WOA: Finale

Posted on December 23, 2011

 

Darlings, last-minute holiday preparations are keeping us from providing entertainment to our minions, so expect posting to be sporadic until Monday.

Anyway.

To its credit, Work of Art doesn’t really trade in over-the-top reality show melodrama. Sure, an artist cries almost every week and some of them are a bit too comfortable in front of a camera, but for the most part, it’s about the work at the end.

So the home visit scenes were pretty much stock “Here is a parent/dead parent and the person I sleep with” introductions to the finalists’ lives outside the workroom. Charming enough. They’re all pretty likable people; another mark in the show’s favor. They don’t push assholes through to the finals because they make good television.

And besides, Simon’s always a barrel of fun.

Honestly, there’s not much more to say than that. We didn’t have a stake in the outcome, but that’s because we would have been okay with any of them winning it. Oh sure, we were leaning toward either of the ladies taking it, but if Young had won, we wouldn’t have protested.

 

Oh China Chow, you adorable little fashion pixie. How we’ll miss you.

 

So congrats to Kymia! We were cracking jokes throughout the episode because she was crying every 45 seconds or so, but all bitchiness aside, we think it’s that very sensitivity that made her work so exemplary this time around.

 

In some ways, this exhibition put Young’s to shame. They both wound up exploring the same subject matter, but she managed a much more interpretive, haunting way to do so.

We agreed with the judges that the coffins were a bit iffy.

And that the head piece was pretty great.

 

Lorenzo is determined to purchase a print of this one.

Exploring death through art is not only not a new idea; it’s one of the very oldest of ideas. And mounting a show that consisted almost entirely of drawings was risky, given the way the judges tend to see things. But no one could deny that her images were haunting and striking, full of love, reverence, and longing without being obvious or saccharine about it. Even on TV, the quality of these pieces really shown through.

Kymia’s show is currently showing at the Brooklyn Museum until February 5th and if you’re interested, you can buy prints of her work here.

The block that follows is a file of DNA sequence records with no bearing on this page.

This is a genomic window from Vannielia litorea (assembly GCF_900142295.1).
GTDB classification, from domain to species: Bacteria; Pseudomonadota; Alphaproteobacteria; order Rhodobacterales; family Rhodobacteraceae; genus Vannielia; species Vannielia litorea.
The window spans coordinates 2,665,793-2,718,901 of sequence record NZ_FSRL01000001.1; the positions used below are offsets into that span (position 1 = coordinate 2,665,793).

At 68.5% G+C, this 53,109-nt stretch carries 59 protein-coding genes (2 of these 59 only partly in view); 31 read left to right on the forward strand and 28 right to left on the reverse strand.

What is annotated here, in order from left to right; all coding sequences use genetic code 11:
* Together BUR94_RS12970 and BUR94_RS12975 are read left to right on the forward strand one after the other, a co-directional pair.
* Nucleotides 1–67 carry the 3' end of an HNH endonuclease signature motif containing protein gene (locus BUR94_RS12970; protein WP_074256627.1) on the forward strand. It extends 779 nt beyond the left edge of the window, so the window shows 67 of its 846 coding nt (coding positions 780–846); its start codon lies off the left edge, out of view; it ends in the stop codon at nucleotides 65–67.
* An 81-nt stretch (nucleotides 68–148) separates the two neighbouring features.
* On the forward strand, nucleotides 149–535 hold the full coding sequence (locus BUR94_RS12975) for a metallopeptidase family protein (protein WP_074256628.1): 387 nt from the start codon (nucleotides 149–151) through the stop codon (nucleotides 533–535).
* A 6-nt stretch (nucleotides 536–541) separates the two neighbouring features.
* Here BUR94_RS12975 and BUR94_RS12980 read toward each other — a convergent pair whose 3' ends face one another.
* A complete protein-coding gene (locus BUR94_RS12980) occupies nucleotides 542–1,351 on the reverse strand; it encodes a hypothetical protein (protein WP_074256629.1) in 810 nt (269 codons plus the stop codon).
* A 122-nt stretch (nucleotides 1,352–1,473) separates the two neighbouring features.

Sarah had some really strong pieces in this exhibit, but we think her starting point was weak. It was Post Secret in gallery format. “People have secrets” is no less profound an idea than “My father died,” but the other two participants did manage ways to take that very basic theme and make it personal and affecting. There was something of the observer about the concept here. And that’s fine; there is art to be found in the standing back and observing, but we didn’t feel connected to Sara through these pieces. We didn’t feel like she was saying anything we had to stop and listen to, for the most part.

Although we really did like the performance aspect of the show.

And thought the birdcage was the best of the pieces, with the mattress a close second. As China said when she saw the latter, “That’s intense.” The human hair lingerie was interesting, but we didn’t quite get the point. We really didn’t like the spider web at all, but the drawings were pretty great.

At first we were annoyed that she wasn’t second place, because we felt her work was more interesting and a bit stronger than Young’s, but talking it out like this, we realize we had more problems with the work than we thought. As we said, the very concept behind it wasn’t all that intriguing. “People have secrets” is like saying “People get sad.”

China was deeply moved by Young’s work and we were deeply moved by that. We were not, however, as deeply moved as we thought we should have been by the work itself.

The images are haunting and sad; beautiful in the way they make death seem mundane. Using his dead father’s shirts and things left in his pockets was a great idea, but Young didn’t really do anything interesting with any of them. Hanging the shirts up like laundry didn’t make them more interesting or have more of an impact.

Obviously we don’t know Young, but we got the impression that he had effectively moved on from his father’s death and that this exhibition didn’t have the same impact that Kymia’s did because she clearly hasn’t gotten over her father’s death. That’s not to say that Young is “over it;” just that we got the impression both from the way he talked about it and this exhibition that he’s further along in the grief process than Kymia is and thus, his work on the same topic didn’t have the raw feel that hers had. This was less an art show than it was an interestingly staged memorial. A good, but not great show.

All in all, the judging shook out exactly as it should have. This show doesn’t bring a lot of fireworks and melodrama, but it does quietly become something you look forward to watching every week. And it helps that, for a reality show, there’s some intelligence and expression on display. We’re gonna miss it.

[Screencaps: tomandlorenzo.com]

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